In 1992, America was in the middle of a recession, entangled in an inept aid mission in Somalia and facing an ever-growing deficit. In that election year, President Bush asked the American public if they felt better off than they were four years earlier. With their votes, the electorate answered no.
In 1996, inflation is down and employment is up. The budget deficit has shrunk four years in a row. There is peace in Bosnia and progress in the Middle East. GATT and NAFTA have expanded channels for free trade. Medicare and Medicaid are safe for the moment. Were President Clinton to pose the same question as his predecessor, the answer would be yes.
Success for the Clinton Administration has been hard-won and tempered by a string of early blunders. The Arkansas governor’s outsider status and idealistic vision were selling points in ’92, but upon arrival in Washington he soon learned the difficulty of building a political infrastructure from scratch. Clinton’s first two years were sloppy, marred by inconsistent cabinet appointments and policy decisions, as well as a high-profile failure to reform health care. Voters responded to the lack of promised progress by electing a Republican majority to Congress.
But in confronting the strong, overconfident opposition of Newt Gingrich and the ’94 freshman class, Clinton found his presidential identity. In a dramatic political turnaround, the president struck back at the conservative majority with veto after veto, effectively stalling the so-called Republican Revolution. At the same time, Clinton bolstered his international credibility through a series of foreign-policy successes, crowned by the Dayton Accords. The Clinton Administration got off to a slow start, but has gained momentum steadily. With each step forward the Republicans’ hope of recapturing the White House fades.
Bob Dole’s platform, built around an unrealistic 15 percent tax cut, represents a return to the same Reagan-Bush supply-side economics that led to exponential growth in the national debt over their combined 12 years in office. This economic about-face is doubly disturbing in that it is not only a reversal for the course of the country, but for Dole himself. Throughout his long and distinguished career on Capitol Hill, Dole rallied tirelessly against voodoo economics. To watch him mount a campaign on a proven ineffective economic philosophy, which he has historically opposed, smacks of election-year trickery. In this backward tax plan, Dole has told the nation that he is willing to compromise his own ideals to win the presidency.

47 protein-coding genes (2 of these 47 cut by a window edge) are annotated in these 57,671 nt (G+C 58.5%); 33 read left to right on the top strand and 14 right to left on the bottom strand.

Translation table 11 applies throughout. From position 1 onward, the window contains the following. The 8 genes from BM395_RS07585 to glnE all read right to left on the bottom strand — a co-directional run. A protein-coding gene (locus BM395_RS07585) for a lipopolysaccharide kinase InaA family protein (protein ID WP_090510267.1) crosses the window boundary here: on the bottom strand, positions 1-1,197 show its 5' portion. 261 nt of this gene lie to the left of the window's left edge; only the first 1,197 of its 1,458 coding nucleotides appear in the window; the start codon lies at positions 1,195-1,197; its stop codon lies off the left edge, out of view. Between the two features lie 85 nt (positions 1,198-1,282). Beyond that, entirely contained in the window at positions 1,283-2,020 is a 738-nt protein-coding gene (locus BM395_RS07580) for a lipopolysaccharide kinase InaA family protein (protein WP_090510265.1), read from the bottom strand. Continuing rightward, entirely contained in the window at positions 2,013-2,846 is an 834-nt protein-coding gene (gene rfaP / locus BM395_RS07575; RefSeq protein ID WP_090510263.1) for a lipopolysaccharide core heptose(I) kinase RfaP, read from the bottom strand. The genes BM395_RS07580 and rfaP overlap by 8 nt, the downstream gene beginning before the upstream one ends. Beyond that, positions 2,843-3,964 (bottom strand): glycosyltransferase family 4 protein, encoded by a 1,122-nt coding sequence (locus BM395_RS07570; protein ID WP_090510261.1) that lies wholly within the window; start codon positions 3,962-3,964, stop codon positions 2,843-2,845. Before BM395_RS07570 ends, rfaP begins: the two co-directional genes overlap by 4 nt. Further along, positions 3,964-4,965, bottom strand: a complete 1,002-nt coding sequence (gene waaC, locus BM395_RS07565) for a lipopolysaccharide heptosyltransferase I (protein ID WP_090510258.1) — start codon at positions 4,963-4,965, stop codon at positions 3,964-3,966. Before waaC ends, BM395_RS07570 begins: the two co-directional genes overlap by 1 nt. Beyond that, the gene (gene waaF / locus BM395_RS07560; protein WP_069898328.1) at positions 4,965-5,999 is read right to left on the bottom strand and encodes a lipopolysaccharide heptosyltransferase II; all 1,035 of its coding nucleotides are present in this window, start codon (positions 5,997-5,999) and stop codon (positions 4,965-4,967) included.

Compromise has always been Bob Dole’s stock in trade. As Senate majority leader, he was characterized by his uncanny ability to get drastically opposed senators to bargain their way to consensus. That aptitude is imminently practical in congress, but the nation’s highest office requires a strong, clear vision for the future. Clinton has one; Dole does not.
A second Clinton term will face hurdles. Whitewater won’t go away, nor will Paula Jones. The president faces a mass exodus from his cabinet and White House staff. Legitimate questions have been raised about Democratic campaign finances. But if Clinton has proven anything, it is that he can surmount such obstacles and push the country forward at the same time. Clinton’s real progress toward the future he envisioned in 1992 has earned him this newspaper’s endorsement for another four years.